+91 99796 66660 | info@shantijuniors.com |

Teaching Approaches


At Shanti Juniors pre-primary school, the Curriculum comprises of a balanced blend of the renowned Montessori Method, Waldorf Approach, High Scope Approach, Bank Street Approach, and Reggio Emilia Approach. Our international curriculum integrated with Indian ethnicity has been designed exclusively for an all-round development of the child, taking in to account their cognitive, physical, social, emotional and sensorial abilities. These are the best ways of utilizing the utmost curiosity of children during their age. This is to bring your children in a vibrant atmosphere where they make friends, learn, enjoy and explore their new daily tasks with fun along with their friends.

   Montessori Approach:

Montessori education is an educational approach developed by Italian physician and educator Maria Montessori based on her extensive research with "phrenasthenic" or "special needs" children and characterized by an emphasis on independence, freedom within limits, and respect for a child’s natural psychological, physical, and social development. (Source: Google)

We have extracted 4 things from the above. Our this approach focuses on 4 things such as Sensorial/ Training the senses (vision, hearing, touch, taste and smell), Repetition of exercises/Recapitulation of activities, Subjects such as Routines, personal care, good manners, cultural studies and arithmetic, order in environment i.e. classification and arrangement of toys in activity room.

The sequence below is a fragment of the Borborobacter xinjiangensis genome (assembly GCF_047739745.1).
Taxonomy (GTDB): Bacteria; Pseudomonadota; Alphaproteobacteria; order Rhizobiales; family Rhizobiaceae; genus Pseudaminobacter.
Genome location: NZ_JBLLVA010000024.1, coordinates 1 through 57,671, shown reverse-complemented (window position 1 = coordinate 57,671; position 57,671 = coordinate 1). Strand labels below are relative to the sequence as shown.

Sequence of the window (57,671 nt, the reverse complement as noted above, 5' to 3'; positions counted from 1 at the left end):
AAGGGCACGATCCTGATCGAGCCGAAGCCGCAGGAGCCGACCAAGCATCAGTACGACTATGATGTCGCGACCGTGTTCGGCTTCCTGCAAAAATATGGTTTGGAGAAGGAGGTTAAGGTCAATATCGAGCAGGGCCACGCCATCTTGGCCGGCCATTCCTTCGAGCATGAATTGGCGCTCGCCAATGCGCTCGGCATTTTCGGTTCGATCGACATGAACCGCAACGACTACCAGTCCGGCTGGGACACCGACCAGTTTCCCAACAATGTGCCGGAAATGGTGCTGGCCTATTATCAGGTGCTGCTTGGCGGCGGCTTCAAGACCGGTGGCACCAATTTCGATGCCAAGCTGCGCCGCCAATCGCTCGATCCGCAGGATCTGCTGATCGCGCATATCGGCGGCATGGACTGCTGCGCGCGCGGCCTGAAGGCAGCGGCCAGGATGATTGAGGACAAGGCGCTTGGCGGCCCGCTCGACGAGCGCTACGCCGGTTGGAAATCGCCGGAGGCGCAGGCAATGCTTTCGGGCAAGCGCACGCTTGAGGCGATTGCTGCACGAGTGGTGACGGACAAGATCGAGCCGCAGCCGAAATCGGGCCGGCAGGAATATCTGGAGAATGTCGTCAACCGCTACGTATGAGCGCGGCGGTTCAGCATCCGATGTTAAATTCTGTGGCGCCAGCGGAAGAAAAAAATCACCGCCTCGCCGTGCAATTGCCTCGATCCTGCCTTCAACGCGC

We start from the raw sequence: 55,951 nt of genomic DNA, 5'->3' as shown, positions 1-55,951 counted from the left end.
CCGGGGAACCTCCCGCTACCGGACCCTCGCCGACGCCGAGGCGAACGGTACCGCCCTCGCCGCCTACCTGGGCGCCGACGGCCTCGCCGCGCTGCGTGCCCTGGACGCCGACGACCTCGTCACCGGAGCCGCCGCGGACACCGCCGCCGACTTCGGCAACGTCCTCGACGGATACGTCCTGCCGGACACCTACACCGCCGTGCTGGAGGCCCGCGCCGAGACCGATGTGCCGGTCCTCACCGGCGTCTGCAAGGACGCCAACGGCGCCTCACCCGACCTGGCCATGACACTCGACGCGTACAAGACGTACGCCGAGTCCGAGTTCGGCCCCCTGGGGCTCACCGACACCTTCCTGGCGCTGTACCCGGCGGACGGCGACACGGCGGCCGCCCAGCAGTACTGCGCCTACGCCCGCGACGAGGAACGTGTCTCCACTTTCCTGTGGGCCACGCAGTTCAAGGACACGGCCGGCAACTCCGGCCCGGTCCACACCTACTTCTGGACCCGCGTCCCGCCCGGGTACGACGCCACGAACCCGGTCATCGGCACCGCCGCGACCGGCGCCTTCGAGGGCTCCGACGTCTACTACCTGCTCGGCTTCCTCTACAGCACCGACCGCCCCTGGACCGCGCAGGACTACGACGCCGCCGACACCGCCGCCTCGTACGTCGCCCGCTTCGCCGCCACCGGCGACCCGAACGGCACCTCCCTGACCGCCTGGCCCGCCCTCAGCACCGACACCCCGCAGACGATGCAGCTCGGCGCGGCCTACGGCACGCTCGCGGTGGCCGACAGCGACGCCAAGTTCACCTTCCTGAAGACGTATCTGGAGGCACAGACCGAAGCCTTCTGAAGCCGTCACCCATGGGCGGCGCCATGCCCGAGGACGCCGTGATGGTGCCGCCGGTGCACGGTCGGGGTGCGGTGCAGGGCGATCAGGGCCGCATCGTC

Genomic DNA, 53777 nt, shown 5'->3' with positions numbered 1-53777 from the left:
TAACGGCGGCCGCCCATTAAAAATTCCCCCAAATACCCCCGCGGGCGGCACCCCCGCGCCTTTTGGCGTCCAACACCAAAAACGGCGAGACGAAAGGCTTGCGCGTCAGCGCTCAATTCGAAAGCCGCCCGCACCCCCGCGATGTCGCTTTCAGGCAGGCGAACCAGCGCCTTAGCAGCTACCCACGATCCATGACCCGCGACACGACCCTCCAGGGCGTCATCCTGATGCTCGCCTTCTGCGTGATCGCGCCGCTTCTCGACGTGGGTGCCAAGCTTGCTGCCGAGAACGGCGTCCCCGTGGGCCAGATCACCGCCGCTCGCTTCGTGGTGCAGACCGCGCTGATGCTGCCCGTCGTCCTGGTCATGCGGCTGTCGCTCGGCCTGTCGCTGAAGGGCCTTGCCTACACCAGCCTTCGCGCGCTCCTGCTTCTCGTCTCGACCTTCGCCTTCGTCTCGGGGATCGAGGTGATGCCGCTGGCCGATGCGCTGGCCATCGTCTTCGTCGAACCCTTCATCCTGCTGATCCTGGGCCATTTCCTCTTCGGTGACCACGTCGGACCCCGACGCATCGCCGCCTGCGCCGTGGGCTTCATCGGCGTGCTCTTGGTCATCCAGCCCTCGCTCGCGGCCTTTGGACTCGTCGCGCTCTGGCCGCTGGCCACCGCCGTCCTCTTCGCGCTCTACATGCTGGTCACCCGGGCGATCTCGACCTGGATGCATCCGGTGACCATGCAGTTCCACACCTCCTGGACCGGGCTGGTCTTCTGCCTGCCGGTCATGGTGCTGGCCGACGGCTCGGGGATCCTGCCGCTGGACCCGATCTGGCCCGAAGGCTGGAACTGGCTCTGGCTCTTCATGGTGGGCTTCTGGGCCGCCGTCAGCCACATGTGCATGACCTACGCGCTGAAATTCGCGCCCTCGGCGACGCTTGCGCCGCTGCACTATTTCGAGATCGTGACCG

High- Scope Approach:

The HighScope early childhood education approach, used in preschoolkindergartenchildcare, or elementary school settings, was developed in Ypsilanti, Michigan in the 1960s. The philosophy behind HighScope is based on child development theory and research. The HighScope Curriculum has evolved to include the findings of ongoing cognitive-developmental and brain research. In its teaching practices, the HighScope Curriculum draws upon the work of developmental psychologist and educator Lev Vygotsky, especially the strategy of adult scaffolding — supporting children at their current developmental level and helping them build upon it — in a social setting where children have opportunities to choose materials, ideas, and people to interact within the projects they initiate. The adults working with the children see themselves more as facilitators or partners than as managers or supervisors.

From the above, we have extracted few concepts such as we make child believe that the power to learn resides in the child, children’s independence is promoted, Children learn from experiences i.e. Beyond the classroom learning and lastly, Language & Literacy of the child through Act and Express Spot, Picture and Object talks etc.

 Bank Street Approach:

The Developmental-Interaction approach is the basis for much of Bank Street’s work with children and for the education of our graduate students who are preparing to teach children. The emphasis comes from developmental psychology and educational practice, with roots in early twentieth century progressive education ideals.(Source: Google)